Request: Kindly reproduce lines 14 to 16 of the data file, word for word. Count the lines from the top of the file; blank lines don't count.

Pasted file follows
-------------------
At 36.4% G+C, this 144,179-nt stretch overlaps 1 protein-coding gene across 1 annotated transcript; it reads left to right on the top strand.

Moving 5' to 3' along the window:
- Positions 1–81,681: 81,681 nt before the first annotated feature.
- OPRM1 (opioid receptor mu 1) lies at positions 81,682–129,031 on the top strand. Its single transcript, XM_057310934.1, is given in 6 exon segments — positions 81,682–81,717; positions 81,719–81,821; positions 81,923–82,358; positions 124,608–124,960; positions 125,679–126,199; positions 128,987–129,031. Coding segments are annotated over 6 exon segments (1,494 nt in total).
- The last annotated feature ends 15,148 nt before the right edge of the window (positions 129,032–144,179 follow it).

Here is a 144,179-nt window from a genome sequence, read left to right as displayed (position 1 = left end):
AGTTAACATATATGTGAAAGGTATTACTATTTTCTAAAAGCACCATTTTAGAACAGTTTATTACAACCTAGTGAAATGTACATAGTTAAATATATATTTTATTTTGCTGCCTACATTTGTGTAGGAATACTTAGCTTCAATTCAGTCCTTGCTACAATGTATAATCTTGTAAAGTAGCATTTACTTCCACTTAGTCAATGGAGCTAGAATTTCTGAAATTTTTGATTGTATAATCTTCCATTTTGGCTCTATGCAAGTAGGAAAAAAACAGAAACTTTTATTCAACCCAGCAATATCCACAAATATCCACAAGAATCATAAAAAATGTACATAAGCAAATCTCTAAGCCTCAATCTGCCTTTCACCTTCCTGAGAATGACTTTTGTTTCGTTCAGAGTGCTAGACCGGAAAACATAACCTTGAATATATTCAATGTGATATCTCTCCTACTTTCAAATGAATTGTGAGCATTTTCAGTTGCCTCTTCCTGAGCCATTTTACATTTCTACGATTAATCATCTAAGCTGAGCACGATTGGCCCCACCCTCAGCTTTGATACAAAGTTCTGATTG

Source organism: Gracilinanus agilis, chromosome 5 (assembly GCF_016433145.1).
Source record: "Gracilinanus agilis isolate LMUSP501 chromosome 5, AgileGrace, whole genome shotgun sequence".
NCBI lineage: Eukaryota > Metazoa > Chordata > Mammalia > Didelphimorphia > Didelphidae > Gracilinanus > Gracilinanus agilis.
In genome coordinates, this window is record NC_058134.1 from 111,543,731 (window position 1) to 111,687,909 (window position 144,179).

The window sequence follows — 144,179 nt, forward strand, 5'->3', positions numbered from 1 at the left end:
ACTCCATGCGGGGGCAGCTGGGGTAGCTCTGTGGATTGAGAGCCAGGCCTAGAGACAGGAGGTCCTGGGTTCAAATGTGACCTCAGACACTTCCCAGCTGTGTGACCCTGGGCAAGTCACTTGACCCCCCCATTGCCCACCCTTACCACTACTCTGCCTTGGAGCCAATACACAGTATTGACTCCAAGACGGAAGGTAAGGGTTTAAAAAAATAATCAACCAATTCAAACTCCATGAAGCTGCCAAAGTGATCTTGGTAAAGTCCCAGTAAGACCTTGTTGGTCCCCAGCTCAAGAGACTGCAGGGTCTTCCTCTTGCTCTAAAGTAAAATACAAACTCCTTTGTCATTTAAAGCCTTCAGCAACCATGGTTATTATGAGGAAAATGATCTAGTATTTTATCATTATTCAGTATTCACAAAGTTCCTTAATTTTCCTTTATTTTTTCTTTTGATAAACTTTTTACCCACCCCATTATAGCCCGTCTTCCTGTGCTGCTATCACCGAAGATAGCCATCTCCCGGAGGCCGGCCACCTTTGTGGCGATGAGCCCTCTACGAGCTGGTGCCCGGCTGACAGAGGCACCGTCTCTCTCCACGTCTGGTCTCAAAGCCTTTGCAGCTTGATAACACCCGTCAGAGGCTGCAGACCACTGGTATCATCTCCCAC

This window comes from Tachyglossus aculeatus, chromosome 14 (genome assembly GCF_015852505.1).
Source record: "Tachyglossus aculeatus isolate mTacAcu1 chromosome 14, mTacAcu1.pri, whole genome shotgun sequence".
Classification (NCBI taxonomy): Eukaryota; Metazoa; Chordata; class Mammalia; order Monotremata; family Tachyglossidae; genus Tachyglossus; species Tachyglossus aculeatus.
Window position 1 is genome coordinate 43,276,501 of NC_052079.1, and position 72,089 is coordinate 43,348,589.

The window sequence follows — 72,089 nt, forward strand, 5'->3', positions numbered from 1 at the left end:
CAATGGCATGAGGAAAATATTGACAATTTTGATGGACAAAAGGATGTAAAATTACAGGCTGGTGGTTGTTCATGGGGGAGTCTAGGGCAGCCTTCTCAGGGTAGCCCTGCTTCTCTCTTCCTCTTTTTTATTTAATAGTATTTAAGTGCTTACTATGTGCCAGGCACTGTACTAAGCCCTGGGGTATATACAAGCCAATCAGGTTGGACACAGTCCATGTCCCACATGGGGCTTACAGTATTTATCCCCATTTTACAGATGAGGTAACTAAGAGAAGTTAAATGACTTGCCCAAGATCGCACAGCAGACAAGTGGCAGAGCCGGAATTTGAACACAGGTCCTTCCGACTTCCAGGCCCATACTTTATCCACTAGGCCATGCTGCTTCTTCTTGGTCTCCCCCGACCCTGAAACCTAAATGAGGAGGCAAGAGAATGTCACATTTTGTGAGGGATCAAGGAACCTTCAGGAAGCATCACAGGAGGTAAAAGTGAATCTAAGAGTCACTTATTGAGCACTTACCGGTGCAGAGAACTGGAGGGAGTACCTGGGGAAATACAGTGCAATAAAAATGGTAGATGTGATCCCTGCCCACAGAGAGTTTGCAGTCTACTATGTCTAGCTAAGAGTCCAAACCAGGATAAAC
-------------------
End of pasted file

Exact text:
This window comes from Tachyglossus aculeatus, chromosome 14 (genome assembly GCF_015852505.1).
Source record: "Tachyglossus aculeatus isolate mTacAcu1 chromosome 14, mTacAcu1.pri, whole genome shotgun sequence".
Classification (NCBI taxonomy): Eukaryota; Metazoa; Chordata; class Mammalia; order Monotremata; family Tachyglossidae; genus Tachyglossus; species Tachyglossus aculeatus.